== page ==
It seemed that every foodie brought their taste-testing appetites to the Royal Exhibition Buildings this weekend for the four days of Taste of Melbourne (26-29 August).

The Taste festivals in Melbourne and Sydney are a chance for diners to create their own tasting menu from the selection of dishes offered by some of the city’s well-known restaurants. This year the Melbourne restaurants included oldies like The European and Stokehouse alongside newbies like Le Traiteur and maze. The idea is that you pay for entry ($27.50) and then you have to pay extra for ‘crowns’, the currency of the festival, which you then swap for dishes of your choice. About 30 crowns per head ($30) is needed for three small courses, so I was a bit dubious about the value-for-money proposition. As RM said ‘I don’t understand, couldn’t you just pay money to go and eat at these restaurants?’.

Anyway, we had managed to receive free entry tickets through a competition draw, so we just had to shell out $30 each for our crowns. Then, the decision as to what try from the 36 dishes on offer….

Carlton restaurant Embrasse had a pop-up stall just for the Sunday, so I decided to try Mr Donati’s crispy pork belly, peas and wild sorrel coulis, purple potato, fromage frais and garden herbs (10 crowns). The pork belly was a melting cube of meat and juicy fat and I particularly liked the starchiness, not to mention the vibrant colour, of the mashed purple potatoes. And bravo for maintaining Embrasse‘s signature delicacy of presentation on a plastic plate!

RM decided on the wild rabbit sausage roll with tomato kassundi (10 crowns) from The European. Flaky and meaty, it was a satisfying dish and wasn’t dry despite appearances.

Next up, The Palace‘s Wagyu burger (10 crowns).  The burger patty was well-cooked and well-seasoned, and most importantly, the half-portion belied how filling it was. The queue for this dish denoted it as a definite crowd pleaser.

RM had The Palace‘s eye fillet with potato mash and sauce Bordelaise (12 crowns). He said it tasted ok but was sadly cold. Cold steak gets zero points in my book.

Tweeps had also recommended Stokehouse‘s wagyu beef cigars with artichoke tapenade and horseradish, Longrain‘s yellow curry of wagyu beef with cucumber relish and Charcoal Lane‘s wallaby tataki with ginger, soy and horseradish.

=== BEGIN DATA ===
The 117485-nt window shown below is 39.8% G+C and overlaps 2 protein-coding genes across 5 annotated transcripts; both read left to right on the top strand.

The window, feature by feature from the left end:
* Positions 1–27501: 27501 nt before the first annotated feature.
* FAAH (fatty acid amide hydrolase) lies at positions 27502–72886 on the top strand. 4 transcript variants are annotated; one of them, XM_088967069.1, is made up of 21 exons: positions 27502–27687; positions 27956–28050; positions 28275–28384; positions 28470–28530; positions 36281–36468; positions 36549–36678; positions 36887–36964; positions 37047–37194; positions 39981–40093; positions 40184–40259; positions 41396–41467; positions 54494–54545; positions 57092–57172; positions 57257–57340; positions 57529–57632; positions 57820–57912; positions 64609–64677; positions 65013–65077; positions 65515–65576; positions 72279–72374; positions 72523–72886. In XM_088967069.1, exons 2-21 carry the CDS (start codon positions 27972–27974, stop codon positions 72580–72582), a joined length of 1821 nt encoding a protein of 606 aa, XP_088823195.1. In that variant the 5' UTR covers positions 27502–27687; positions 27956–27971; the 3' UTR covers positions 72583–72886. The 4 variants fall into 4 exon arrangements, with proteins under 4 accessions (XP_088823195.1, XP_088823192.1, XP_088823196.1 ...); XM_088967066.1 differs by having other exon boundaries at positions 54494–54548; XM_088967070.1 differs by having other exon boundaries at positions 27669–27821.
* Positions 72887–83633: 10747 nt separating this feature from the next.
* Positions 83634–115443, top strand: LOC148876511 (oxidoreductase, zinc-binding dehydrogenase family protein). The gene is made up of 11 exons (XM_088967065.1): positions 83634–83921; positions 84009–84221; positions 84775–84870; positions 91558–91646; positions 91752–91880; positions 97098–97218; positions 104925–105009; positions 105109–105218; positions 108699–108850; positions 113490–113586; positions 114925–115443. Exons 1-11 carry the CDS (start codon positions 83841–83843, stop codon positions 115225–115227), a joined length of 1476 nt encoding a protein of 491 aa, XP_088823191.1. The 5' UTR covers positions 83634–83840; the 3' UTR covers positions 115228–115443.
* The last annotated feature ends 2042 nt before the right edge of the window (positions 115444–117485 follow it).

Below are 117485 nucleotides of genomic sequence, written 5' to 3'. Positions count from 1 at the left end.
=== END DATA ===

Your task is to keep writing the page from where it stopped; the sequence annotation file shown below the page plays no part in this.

At this point we decided to take break and to wander around the many producer stalls. Actually, this was how we ended up filling up most of our stomach, as we nosed our way to taste chocolate, relishes, dips and cheese. For drinkers this would have been a great opportunity to sip and swirl a lot of wine, beer and spirits.

The lineup of cookies and cakes from Sweet by Nature

Who can resist a chocolate fountain of Green & Black’s Organic chocolate? Not me.

For dessert I had planned to try the Stokehouse‘s Bombe of strawberry sorbet, white chocolate parfait and toasted meringue, but RM had ordered two flavours of Ben & Jerry‘s ice-cream and for four crowns he ended up with two generous cups of ice-cream. So my dessert was a huge portion of Phish Food, the best value deal in all the festival.

Looking to get rid of our remaining crowns, we bought a tin of Persian feta from Yarra Valley Dairy (which I’d discovered when staying at the Lost and Found Hotel) and a jar of blue mallee honey from Beechworth Honey.

In a haze from my inevitable sugar coma,  I stumbled home for an afternoon nap…to wake up to a lovely surprise. I’d won a gourmet hamper from Maria Island Walks and Red Feather Inn in Tasmania! I lived for some years in Launceston as a kid and I have many fond memories of Sunday lunches by the fireplace of Red Feather Inn. So I’m particularly delighted with this prize as I’ll be able to revisit an old haunt, which has been revamped in a French Provencal style, to try out one of their cooking classes. Thank you Maria Island Walks and Red Feather Inn!